Interesting point Davidski, but if genetic shifts in the Eastern Mediterranean were attributed mainly to genetic admixture, then the modern Mediterranean cluster in Figure 2 would have been even more distant from the Early Neolithic samples and have heavy overlap with non-Mediterranean Indo-European populations with hunter-gatherer admixture. Also, genetic drift can have as much of a significant impact on a population as genetic admixture especially in areas such as the Aegean where the inhabitants adapted to alterations in their standard of living and even survived natural cataclysms (see "The Early Bronze Age in Greece" by Daniel Pullen). This is not to say that admixture doesn't occur or that it's unimportant in the study of past and present populations. However, it's no accident that the authors mention the close genetic correspondence between Neolithic Aegean populations and modern Mediterraneans and make no mention of any significant foreign/unknown gene-flow to the Aegean as the primary cause for the genetic discontinuity between the Neolithic Aegean and modern Mediterraneans. If the Italians and Greeks, for example, were genetically distant from their Neolithic predecessors as the Turks and Levantines based strictly on foreign/unknown admixture, then the authors would have lumped the former groups in with the latter groups on page 12. Ultimately, the genetic data-analysis submitted by the authors doesn't exclusively rule out genetic drift as a significant cause for genetic discontinuity in the Aegean.

Thanks for letting me respond.

P.S. I think your estimate of 30% is off. According to Kalevi Wiik ("Where Did European Men Come From?"), the Greeks have 48.6% ancestry from Early Farmer population groups (see Table 1 on page 38). I don't know how accurate Wiik's percentage is, but I do know that it does confirm the fact that the spread of farming from Asia Minor to Greece was predominantly a demic phenomenon.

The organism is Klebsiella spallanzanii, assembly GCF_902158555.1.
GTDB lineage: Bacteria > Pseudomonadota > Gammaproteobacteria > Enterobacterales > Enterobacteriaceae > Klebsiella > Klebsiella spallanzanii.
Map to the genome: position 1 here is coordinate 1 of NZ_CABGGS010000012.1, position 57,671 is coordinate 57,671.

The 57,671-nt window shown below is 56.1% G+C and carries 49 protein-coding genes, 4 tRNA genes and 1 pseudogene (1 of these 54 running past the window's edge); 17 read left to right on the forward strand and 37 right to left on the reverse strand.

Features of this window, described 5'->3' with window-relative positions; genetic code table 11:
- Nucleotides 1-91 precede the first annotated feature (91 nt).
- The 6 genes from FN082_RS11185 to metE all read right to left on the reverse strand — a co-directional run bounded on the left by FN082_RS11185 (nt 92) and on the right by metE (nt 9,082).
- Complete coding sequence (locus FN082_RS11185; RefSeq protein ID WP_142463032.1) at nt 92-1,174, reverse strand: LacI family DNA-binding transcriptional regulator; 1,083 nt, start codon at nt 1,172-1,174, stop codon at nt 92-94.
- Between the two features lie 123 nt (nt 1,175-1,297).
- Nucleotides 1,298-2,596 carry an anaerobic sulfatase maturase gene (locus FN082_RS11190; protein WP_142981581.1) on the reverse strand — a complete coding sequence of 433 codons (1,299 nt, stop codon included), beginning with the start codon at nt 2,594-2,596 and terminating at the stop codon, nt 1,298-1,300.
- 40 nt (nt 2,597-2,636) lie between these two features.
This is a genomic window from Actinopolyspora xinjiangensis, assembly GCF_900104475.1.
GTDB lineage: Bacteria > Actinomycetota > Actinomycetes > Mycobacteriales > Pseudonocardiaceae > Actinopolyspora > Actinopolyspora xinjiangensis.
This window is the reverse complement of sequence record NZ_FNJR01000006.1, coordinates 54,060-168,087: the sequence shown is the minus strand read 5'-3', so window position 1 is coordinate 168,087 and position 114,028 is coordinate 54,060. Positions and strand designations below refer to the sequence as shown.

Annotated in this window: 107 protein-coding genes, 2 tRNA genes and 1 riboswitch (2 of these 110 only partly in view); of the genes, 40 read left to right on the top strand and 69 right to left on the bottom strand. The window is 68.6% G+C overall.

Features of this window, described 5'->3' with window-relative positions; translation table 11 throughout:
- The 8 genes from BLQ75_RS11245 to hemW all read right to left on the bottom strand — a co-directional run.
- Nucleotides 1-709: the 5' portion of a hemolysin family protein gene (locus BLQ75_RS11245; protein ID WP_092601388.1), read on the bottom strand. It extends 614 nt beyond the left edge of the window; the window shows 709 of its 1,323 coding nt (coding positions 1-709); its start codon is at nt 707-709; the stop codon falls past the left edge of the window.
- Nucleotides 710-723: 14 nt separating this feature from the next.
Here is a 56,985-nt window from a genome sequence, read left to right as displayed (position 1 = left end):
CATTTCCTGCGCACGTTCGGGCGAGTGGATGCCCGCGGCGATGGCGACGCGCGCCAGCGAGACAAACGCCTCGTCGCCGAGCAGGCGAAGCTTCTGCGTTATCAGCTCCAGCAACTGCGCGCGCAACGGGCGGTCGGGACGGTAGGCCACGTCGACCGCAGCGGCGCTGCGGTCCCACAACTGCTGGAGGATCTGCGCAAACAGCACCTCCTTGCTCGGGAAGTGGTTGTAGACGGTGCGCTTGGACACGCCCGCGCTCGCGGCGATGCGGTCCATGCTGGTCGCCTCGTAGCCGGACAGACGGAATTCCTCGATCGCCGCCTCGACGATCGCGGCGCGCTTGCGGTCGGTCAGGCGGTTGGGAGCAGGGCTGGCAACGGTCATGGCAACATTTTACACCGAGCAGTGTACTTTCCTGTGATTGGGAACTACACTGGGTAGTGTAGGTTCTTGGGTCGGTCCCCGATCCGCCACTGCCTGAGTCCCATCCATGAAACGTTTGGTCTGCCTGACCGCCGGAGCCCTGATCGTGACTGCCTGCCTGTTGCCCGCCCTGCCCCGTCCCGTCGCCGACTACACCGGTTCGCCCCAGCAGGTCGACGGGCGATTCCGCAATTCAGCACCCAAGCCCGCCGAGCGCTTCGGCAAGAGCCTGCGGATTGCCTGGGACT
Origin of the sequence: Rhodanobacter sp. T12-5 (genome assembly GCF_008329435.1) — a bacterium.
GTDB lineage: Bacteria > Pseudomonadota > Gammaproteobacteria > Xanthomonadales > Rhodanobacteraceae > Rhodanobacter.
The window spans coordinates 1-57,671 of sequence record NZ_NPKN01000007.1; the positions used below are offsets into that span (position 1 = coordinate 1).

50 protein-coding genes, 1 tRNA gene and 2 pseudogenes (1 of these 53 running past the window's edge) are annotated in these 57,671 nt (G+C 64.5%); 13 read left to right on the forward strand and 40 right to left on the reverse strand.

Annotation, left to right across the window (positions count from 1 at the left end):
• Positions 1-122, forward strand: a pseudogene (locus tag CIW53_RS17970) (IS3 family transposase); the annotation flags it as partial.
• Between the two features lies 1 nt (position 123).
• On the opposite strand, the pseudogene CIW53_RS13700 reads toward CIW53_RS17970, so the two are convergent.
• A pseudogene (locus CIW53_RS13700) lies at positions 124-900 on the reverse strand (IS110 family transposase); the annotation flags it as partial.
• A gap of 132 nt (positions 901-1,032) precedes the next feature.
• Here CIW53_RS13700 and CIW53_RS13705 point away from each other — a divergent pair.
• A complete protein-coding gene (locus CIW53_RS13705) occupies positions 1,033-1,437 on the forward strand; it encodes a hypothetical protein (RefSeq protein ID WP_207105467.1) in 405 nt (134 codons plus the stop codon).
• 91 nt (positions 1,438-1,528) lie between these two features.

Roy King said...

@hesychius,
I think that Davidski is more or less correct--what you don't understand is that Mediterranean Europeans, like Cypriots have a huge influx of CHG to the initial Neolithic substratum. This would include Sicilians, some Greeks, and S Italians and is way beyond the steppe admixture--see Srkz's IBD plot of CHG-Yamnaya. Even late Neolithic Kumtepe apparently will have a large CHG input. So the Cyclades, the Cretans and likely S Italy and part of mainland Greece received a Late Neolithic to Late Bronze input from Anatolia.

Davidski said...

hesychius,

You don't seem to know how drift works and the effect it can potentially have on these types of analyses.

Sardinians are actually one of the most highly genetically drifted populations in Europe, and the Sardinian sample from the HGDP is the only population that clusters with early European and Anatolian farmers.

The reason they cluster with these early farmers, despite their heavy genetic drift, is because they have been shielded from significant admixture events since the Neolithic, and drift doesn't affect broad (eg. West Eurasian-wide) ancestral components.

In fact, it's because of these Sardinians that early European and Anatolian farmers are said to be similar to present-day Mediterraneans.

Greeks, southern Italians and Sicilians carry significant levels of admixtures that aren't shared with early Neolithic farmers, and the reason they carry them is not because of parallel drift processes with, say, West Asians, North Africans, and North/East Europeans, but because they have significant post-Neolithic admixtures from these groups.

There are lots more ancient samples on the way from Greece, so you'll eventually see how various populations contributed to the genetic makeup of present-day Greeks. The genetic shifts you'll see will be massive, and these will be due to admixture not drift.